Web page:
Now masks are expected (and often, enforced) in indoor public places around the world, we've become accustomed to wearing them as "the new normal". Aside from social distancing, masks are one of our best defences in our fight against COVID-19 – at least until a vaccine lands on shelves.
One study published in the journal PNAS (opens in new tab) found wearing masks significantly lowered the number of infections by almost 80,000 in parts of Italy. The evidence is clear: masks help reduce the rate of infection.
However, glasses wearers are still very inconvenienced by masks: they fog up our vision, especially in winter, producing large amounts of condensation and limiting our ability to see. Fortunately, the below video from the UK's College of Optometrists (opens in new tab) offers some tips for reducing this fogginess.
Fogging glasses are created by condensation, as warm air passes over the surface of the lenses when you breathe out, causing moisture to collect on the lens surface. This is especially prevalent as we head into winter, as the cooler air will create an even foggier effect.
CoO Clinical adviser Daniel Hardiman-McCartney suggests several solutions, such as tightening your mask by twisting the straps. Ensuring your mask is tighter around the nose will prevent warm air escaping out of the top of your mask, instead pushing it out to the sides where it can't fog your glasses up.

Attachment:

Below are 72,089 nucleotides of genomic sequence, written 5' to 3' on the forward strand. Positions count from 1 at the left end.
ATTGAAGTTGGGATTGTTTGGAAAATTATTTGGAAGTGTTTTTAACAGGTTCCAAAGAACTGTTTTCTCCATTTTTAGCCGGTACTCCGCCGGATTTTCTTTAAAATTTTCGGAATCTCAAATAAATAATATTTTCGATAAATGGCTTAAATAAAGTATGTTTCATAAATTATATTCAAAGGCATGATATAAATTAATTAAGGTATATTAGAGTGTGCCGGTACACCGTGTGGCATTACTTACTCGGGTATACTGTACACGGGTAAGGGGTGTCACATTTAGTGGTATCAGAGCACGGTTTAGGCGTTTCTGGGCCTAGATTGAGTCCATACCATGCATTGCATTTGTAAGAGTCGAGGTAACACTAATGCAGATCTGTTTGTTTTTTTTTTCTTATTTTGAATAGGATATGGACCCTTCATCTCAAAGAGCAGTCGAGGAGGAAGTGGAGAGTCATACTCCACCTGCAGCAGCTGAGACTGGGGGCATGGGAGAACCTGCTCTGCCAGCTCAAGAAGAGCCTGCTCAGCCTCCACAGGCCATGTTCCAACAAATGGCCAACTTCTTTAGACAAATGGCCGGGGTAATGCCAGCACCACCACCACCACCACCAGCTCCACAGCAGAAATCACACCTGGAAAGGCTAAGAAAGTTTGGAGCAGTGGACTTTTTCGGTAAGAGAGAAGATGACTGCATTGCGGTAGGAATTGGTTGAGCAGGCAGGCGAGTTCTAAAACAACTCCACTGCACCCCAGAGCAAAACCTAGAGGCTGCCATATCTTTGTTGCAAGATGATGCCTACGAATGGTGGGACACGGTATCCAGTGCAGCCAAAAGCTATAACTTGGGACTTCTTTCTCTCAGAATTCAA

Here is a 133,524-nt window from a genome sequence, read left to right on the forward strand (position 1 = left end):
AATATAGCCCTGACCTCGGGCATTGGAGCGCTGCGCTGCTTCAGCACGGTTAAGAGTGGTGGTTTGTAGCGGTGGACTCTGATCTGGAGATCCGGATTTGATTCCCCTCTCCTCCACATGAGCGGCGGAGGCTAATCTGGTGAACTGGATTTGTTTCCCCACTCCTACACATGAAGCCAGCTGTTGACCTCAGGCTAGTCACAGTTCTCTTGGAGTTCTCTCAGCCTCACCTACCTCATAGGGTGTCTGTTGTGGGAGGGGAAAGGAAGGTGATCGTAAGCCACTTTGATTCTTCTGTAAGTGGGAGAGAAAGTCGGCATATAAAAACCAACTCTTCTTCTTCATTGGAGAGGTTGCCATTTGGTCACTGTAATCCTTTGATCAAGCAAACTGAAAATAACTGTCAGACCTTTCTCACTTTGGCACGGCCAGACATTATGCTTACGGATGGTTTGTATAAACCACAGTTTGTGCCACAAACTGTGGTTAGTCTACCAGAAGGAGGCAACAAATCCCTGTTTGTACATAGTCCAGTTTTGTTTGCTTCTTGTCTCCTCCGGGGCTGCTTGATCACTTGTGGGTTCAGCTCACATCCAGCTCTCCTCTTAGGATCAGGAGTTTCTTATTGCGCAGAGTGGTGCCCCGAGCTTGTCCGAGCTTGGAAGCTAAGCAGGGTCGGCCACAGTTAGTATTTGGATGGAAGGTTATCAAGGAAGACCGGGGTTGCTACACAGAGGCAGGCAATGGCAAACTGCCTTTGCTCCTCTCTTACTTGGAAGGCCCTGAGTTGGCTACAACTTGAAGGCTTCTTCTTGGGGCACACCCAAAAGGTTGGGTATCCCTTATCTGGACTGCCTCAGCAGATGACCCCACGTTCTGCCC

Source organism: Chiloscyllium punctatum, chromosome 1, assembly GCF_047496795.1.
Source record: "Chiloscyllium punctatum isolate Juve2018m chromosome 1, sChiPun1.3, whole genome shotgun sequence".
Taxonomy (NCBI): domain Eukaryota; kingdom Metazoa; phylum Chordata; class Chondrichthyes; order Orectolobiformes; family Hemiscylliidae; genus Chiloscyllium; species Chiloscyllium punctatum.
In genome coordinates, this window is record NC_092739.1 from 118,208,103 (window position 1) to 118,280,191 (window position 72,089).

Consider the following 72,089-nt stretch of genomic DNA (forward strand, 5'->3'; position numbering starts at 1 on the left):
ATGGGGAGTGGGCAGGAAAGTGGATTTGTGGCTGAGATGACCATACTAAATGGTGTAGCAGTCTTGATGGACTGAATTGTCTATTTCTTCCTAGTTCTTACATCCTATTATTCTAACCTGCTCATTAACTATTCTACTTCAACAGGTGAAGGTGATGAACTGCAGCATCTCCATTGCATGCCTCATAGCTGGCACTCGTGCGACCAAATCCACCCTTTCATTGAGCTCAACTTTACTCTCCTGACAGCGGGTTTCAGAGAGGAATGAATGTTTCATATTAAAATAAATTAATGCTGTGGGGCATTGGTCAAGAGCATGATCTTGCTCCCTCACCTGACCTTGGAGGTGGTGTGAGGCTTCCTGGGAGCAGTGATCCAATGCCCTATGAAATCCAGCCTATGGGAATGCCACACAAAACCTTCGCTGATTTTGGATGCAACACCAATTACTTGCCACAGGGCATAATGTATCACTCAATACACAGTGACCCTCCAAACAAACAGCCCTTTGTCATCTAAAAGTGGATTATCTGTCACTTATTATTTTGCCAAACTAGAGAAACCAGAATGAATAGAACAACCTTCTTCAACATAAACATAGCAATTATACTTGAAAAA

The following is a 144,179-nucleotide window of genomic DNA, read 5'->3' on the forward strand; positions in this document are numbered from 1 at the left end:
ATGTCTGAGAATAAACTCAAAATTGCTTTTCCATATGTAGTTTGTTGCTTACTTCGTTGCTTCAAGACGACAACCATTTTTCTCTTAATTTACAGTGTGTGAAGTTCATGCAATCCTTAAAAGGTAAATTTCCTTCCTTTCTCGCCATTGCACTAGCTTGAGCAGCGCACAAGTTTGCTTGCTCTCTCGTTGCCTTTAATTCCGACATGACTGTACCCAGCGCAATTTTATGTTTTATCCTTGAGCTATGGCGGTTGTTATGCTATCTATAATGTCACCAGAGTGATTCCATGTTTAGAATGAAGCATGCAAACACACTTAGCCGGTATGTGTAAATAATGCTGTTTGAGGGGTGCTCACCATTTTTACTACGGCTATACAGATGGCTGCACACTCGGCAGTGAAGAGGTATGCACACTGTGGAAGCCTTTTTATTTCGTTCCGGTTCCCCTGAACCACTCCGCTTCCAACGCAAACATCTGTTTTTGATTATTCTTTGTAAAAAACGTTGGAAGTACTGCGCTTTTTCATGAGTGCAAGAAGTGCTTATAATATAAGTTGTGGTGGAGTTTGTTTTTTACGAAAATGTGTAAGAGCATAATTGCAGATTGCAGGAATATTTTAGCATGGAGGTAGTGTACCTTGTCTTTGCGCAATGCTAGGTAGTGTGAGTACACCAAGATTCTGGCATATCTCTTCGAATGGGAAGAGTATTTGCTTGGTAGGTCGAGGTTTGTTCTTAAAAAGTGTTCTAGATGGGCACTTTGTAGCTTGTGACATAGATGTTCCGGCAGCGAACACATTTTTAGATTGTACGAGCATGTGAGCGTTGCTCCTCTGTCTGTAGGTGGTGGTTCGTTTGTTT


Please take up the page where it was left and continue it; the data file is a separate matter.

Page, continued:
Your other option is a well-fitted face covering, similar to the ASICS Runners Face Cover or UA Sportsmask. These serve a double-purpose of both being great for fitness purposes thanks to the masks' technical construction, and being form-fitting enough to ensure not very much air escapes from the top of the mask: instead, the mask is designed to filter air through as naturally as possible.
If you can't adjust the mask you wear, perhaps you can adjust your glasses position, wearing them higher on your nose to ensure there's less condensation, or using anti-fogging spray or wipes to keep them clean.
Finally, Hardiman-McCartney suggests a surreptitious piece of surgical tape around the top of the mask, effectively creating a "seal" around the nose bridge to ensure warm air doesn't escape.
Matt Evans is an experienced health and fitness journalist and is currently Fitness and Wellbeing Editor at TechRadar, covering all things exercise and nutrition on Fit&Well's tech-focused sister site. Matt originally discovered exercise through martial arts: he holds a black belt in Karate and remains a keen runner, gym-goer, and infrequent yogi. His top fitness tip? Stretch.
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